26 December 2007

QotD for 26 Dec., 2007

(from a lengthy essay on Anglican polity at The Daily Episcopalian)

...the alternative to the rule of law on this side of the kingdom of heaven is not grace, but the rule of men (and I use the gender-exclusive term quite intentionally), men who equate their prejudices with God’s word, their ambitions with God’s will, and their agendas with the tradition of God’s Church. Polity and canon law are the security of God’s people against the wrongful exercise of power. --- the Rt. Rev. Stacy Sauls, Episcopal Bishop of the Diocese of Lexington

[thanks to DC at The Questioning Christian]

21 December 2007

What Does Your Latte Say About You ?

What Your Latte Says About You

You are very decadent in all aspects of your life. You never scale back, and you always live large.

You can be quite silly at times, but you know when to buckle down and be serious.

You have a good deal of energy, but you pace yourself. You never burn out too fast.

You're totally addicted to caffeine... but you like to pretend like you aren't!

You are responsible, mature, and truly an adult. You're occasionally playful, but you find it hard to be carefree.

You are complex and philosophical, but you are never arrogant.

14 December 2007

Baby's First Mythos

Baby's First Mythos is a book that blasts your child's soul as it teaches them their ABC's and 123's by illustrating them with Lovecraft's Elder Gods.

I. 'I' is for "Iä! Iä! Cthulhu ftaghn!"

Update: An entry on the book over at Geek Parenting.

City of God Appeal Hits $5K

After only 14 days, the appeal to send funds for the work of Christ the King Anglican Church in the Cidade de Deus neighborhood of Rio de Janeiro, Brazil, has exceeded $5,000 in donations!

Come on, folks - there's still 11 days left until Christmas, and every little bit helps. For the cost of a few lattes at Starbucks or a lunch out, you can make a real difference. See the posting below for details on how to contribute.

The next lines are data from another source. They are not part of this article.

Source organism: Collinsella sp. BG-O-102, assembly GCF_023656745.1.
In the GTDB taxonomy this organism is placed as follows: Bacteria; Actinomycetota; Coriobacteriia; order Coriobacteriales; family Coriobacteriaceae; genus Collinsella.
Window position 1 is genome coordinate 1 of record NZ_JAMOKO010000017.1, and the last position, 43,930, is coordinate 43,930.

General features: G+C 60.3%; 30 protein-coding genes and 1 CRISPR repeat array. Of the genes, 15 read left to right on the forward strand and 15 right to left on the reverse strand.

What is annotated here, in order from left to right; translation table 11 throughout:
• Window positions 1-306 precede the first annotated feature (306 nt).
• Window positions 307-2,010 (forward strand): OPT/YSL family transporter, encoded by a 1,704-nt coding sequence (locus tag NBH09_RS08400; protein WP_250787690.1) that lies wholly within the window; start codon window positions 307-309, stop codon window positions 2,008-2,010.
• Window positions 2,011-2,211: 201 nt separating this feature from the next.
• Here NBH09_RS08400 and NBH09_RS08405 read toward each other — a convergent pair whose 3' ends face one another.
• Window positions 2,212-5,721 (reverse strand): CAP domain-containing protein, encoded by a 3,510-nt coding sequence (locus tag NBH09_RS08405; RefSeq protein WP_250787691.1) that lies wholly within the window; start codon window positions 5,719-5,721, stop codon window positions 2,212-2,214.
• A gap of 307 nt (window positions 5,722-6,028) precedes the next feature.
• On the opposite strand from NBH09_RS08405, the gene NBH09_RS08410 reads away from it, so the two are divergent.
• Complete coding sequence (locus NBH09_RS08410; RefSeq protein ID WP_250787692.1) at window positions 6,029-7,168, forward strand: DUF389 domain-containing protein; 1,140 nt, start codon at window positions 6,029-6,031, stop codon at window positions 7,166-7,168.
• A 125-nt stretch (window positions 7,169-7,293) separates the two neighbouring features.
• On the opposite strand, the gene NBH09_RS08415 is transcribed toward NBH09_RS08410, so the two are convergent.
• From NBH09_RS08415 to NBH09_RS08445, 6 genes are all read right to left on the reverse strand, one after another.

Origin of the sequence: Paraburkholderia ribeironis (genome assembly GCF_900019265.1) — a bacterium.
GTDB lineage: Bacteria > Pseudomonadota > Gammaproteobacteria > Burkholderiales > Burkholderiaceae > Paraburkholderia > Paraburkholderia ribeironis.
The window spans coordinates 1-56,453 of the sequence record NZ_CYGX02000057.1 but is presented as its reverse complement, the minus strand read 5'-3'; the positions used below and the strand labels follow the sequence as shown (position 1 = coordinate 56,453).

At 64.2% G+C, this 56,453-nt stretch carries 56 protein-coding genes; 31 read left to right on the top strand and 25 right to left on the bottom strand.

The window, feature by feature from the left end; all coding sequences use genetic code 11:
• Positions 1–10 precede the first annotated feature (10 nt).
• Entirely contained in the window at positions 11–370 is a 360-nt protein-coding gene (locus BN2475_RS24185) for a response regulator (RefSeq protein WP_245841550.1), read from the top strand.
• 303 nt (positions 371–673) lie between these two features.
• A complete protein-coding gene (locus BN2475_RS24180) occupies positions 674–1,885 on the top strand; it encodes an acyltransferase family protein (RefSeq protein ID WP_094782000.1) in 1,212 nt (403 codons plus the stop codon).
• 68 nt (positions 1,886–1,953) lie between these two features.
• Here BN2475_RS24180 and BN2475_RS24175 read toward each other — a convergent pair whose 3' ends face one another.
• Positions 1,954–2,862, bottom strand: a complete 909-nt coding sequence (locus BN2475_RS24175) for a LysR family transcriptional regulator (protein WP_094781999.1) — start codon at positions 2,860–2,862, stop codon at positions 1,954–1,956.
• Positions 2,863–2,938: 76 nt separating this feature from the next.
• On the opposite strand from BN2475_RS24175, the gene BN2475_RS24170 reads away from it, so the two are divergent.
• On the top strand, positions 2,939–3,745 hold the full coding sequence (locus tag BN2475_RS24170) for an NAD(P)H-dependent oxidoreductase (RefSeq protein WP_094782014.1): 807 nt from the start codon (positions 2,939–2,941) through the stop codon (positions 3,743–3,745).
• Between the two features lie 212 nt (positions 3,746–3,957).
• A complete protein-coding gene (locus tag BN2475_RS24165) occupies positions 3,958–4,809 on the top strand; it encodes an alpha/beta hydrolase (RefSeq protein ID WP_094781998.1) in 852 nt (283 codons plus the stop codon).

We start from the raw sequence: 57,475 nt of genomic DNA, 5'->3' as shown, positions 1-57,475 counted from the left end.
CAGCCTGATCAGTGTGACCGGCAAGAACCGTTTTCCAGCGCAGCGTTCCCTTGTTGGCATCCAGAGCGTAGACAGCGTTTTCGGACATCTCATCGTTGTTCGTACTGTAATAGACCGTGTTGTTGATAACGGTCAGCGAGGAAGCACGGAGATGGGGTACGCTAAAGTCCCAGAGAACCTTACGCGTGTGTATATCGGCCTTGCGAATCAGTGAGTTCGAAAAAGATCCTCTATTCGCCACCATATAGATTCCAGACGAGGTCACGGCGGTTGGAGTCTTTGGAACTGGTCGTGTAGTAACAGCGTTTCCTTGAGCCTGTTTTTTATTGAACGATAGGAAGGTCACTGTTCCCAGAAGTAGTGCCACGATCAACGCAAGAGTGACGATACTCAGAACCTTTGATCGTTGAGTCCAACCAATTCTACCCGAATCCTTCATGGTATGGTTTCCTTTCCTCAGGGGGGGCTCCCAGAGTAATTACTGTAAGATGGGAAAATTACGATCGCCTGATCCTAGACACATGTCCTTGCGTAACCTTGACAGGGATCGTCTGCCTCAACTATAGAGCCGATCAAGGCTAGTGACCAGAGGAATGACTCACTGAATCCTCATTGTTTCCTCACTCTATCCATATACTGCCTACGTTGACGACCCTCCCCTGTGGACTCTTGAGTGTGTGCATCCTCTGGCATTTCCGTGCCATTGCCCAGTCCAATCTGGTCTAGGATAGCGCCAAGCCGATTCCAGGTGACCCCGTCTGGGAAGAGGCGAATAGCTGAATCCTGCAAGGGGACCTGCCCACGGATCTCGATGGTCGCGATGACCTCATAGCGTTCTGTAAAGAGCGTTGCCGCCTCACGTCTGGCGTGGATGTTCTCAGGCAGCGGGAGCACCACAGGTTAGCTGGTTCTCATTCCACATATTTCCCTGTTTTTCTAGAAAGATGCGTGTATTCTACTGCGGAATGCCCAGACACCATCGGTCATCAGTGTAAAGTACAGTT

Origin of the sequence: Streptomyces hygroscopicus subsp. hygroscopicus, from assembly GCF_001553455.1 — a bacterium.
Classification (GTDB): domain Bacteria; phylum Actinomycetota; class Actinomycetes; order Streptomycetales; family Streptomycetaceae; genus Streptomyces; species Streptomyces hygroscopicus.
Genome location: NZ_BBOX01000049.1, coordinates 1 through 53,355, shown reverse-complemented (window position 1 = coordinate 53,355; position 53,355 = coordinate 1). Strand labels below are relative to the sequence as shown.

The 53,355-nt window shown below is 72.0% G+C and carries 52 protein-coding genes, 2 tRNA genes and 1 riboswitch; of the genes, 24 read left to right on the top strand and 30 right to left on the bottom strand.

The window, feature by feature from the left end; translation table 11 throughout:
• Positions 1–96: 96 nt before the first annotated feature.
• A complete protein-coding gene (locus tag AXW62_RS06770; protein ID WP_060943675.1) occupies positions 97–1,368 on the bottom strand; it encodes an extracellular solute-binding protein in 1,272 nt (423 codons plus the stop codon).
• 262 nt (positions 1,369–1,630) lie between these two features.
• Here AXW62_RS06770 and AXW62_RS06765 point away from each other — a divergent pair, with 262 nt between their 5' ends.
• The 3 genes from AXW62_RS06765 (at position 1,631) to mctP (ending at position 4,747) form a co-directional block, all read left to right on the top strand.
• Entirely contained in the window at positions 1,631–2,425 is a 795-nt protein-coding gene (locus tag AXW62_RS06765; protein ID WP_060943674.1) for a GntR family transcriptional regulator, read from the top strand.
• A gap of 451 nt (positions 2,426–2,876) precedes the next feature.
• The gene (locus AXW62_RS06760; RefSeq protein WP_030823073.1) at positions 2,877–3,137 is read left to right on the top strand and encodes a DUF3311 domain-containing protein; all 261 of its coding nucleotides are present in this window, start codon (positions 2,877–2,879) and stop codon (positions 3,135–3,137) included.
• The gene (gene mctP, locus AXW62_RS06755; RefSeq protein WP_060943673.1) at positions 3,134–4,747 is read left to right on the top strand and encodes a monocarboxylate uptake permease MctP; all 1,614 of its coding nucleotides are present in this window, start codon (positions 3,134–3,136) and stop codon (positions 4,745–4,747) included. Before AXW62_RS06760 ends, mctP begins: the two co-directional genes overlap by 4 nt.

Truly I tell you, just as you did it to one of the least of these who are members of my family, you did it to me. ---Matt. 25:40 (NRSV)

06 December 2007

The Great 2007 OCICBW Christmas Appeal

The Mad Priest over at Of Course I Could be Wrong and That Kaeton Woman have gotten together to help support a very worthy cause this Advent season.

Fellow blogger and seminarian from Rio De Janeiro, Luis Coelho, has for past year, worked on placement at Christ the King Anglican Church in the Cidade de Deus (City of God), one of the most (in)famous, impoverished, and dangerous neighborhoods in the world. Luiz writes:
We intend to be a place where all are welcome to be free, especially in the Cidade de Deus (City of God) neighborhood, where poverty, violence and hunger are so well-known. And in order to live this Gospel of liberation and reconciliation of the entire world through Christ Jesus, we also seek to integrate the Church with society, through several social projects. Our mission is bold: to say that Christ is the King is to say that love has the last word in the midst of this world of calamities. However, we are sure that, with Him, we are victorious.

Thanks to some folks at St. Paul's, Chatham, there's a way to donate funds to Christ the King with no administrative costs, other than the cost of transferring the money. Simply click on:

to make a donation via Paypal. Or send a check made payable to "The Episcopal Church of St. Paul" to:

c/o The Reverend Elizabeth Kaeton
The Episcopal Church of St. Paul
200 Main Street
Chatham, NJ 07928

Please write "City Of God Appeal" on the memo line.

We may not be able to bring the Christ Child gifts at the manger, but we help some of the poorest kids in Rio get a decent meal from the church kitchen, or to receive just one present on Christmas Day. And all for the cost of a weekly Starbuck's habit, or a few dinners out...

UPDATE: There's a letter about this from Luiz over on Fr. Jake's. Go thou, and read.

03 December 2007

QotD for 3 Dec., 2007

Of all the preposterous assumptions of humanity over humanity, nothing exceeds most of the criticisms made on the habits of the poor by the well-housed, well- warmed, and well-fed.
--- Herman Melville (1819-1891), American novelist, short story writer, essayist, and poet.